Until the May 22, Somerset House will be taken over by Photo London, the UK’s biggest photography event. Speaking at its opening,one of its founders, Michael Benson, reiterated the importance of photography in our lives, pointing out that while it is “one of the world’s most popular pastimes”, it is also “a major art form, for many, an entry point into the art world”.
The sheer range and volume of work on display Photo London provides not just an entry point, but a complete immersion into the world of photography. It’s quite a lot to take in, even for the seasoned art enthusiast. So here are our six highlights.
Don McCullin, a retrospective
Don McCullin has been named this year’s Master of Photography; an exhibition of his work offers a few glimpses at a rich career that spans over six decades.
Sheep going to the Slaughter, Early Morning, Near the Caledonian Road, London 1965 © Don McCullin, courtesy of Hamiltons Gallery
Much of his early work captures life on the streets of North London during the 50s & 60s, after which he began travelling to document conflict in different parts of the world. Particularly moving are his renowned Vietnam war images.
A Lebanese Family Leaving the Martyrs Cemetery, Beirut, 1982 © Don McCullin, courtesy of Hamiltons Gallery
McCullin will speak about his life and work on Thursday May 19, from 2:30 to 3:30pm. He will be in conversation with Simon Baker, the first curator of photography and international art at Tate Modern in London.
Craigie Horsfield: Twelve
Turner Prize-nominated Craigie Horsfield’s series titled Twelve is an absolute treat for lovers of portraiture. Curated by the Wilson Centre for Photography, this show features a diverse selection of portraits all hauntingly expressive, perhaps even more so because of the large size of the prints and the emotive way in which they have been lit.
Craigie Horsfield – Maaijke Ritsema. Witte de With Straat, Rotterdam. July 1998. 2015
Mary Moszynska. Linhope Street, North London. September 1975. 2015
Nick Brant: Inherit the Dust
Much has already been said about Nick Brant’s series and book Inherit the Dust; photographs of life size images of wild animals, in wastelands which serve as a reminder of the downfalls of urbanisation. Seeing the actual large prints does bring to life his message and amplifies the beauty of the work. Atlas Gallery has on display a few behind the scenes images, which provide an insight into how the work was produced and shot.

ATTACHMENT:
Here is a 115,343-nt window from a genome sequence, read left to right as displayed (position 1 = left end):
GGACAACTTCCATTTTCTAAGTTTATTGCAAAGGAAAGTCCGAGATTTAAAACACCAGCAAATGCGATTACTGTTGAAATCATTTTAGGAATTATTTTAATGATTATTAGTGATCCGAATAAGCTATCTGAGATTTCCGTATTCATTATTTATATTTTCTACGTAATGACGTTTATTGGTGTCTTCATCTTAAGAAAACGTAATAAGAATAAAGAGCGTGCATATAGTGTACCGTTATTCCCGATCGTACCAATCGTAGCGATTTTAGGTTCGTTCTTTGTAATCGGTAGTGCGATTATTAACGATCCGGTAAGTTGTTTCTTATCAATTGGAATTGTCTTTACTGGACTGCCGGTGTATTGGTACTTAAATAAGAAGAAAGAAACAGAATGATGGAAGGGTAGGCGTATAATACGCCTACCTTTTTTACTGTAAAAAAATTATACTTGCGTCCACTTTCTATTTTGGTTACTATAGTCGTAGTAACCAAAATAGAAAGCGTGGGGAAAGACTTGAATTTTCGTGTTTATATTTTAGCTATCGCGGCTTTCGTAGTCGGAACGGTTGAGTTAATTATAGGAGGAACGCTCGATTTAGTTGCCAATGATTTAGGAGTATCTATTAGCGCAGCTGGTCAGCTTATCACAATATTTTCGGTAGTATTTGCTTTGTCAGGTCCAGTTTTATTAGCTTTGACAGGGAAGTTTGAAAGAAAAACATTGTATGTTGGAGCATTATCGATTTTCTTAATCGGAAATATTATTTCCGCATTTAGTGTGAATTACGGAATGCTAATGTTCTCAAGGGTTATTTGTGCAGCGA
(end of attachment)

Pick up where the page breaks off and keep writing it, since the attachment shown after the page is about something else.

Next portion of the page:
Wasteland with Elephant, 2015, © Nick Brandt, Courtesy Atlas Gallery
Factory with Rhino, 2014, © Nick Brandt, Courtesy Atlas Gallery
Walter & Zoniel’s Tintypes
Apart from being an exhibition, Photo London is also the venue for the making of art. A hidden-away basement at Somerset House – aptly called the Deadhouse – has over the past few days been transformed into a giant camera by duo Walter & Zoniel. In their hidden lair they have created the world’s largest Tintypes using a technique first used in the late 1800s.
Eddie Redmayne ©Walter & Zoniel, Courtesy of Gazelli Art
Part interactive experience, making an image requires the subject to stand very still for a 30 second long exposure to create a single life-size image. We were able to watch Walter at work, and he reminded us “You get just one shot, doesn’t matter who you are. And these prints, unlike others, stay-preserved forever!”
Gallery Camera Work’s portrait collection
Berlin based gallery Camera Work has brought together a small selection of images, including some quirky portraits of David Bowie.
David Bowie and Kate Moss, 2005 by Ellen von Unwerth ©Ellen von Unwerth CAMERA WORK, Berlin
They also have on display some of Martin Schoeller’s “hyper detailed close ups” of celebrities including Woody Allen and Matthew McConaughey.
Mathew McConaughey By Martin Schoeller © Martin Schoeller CAMERA WORK, Berlin
Another exhibit worth a mention is one by Ibasho, a Belgium-based gallery that specializes in Japanese photographers and Japan as a subject.
#18 Eike&Melanie © Photographer Hal, courtesy IBASHO
Their selection of work includes images by iconic names like Hitoshi Fugo, and some more contemporary work by Photographer Hal (who was also shortlisted at the Sony World Photo Awards) and Yoshinori Mizutani who was featured on CR last week.
Two images from the Sakura series © Yoshinori Mizutani, courtesy by IBASHO
Lead image, Factory with Rhino, 2014, © Nick Brandt, Courtesy Atlas Gallery
Photo London runs 19 to 22 May 2016. For the full programme, which includes talks and film screenings and more info visit photolondon.org
The Projectionists by Richard Nicholson, which captures the romance of the cinema projectionist is also on display at Photo London.
Read more here:: Photo London 2016 – six highlights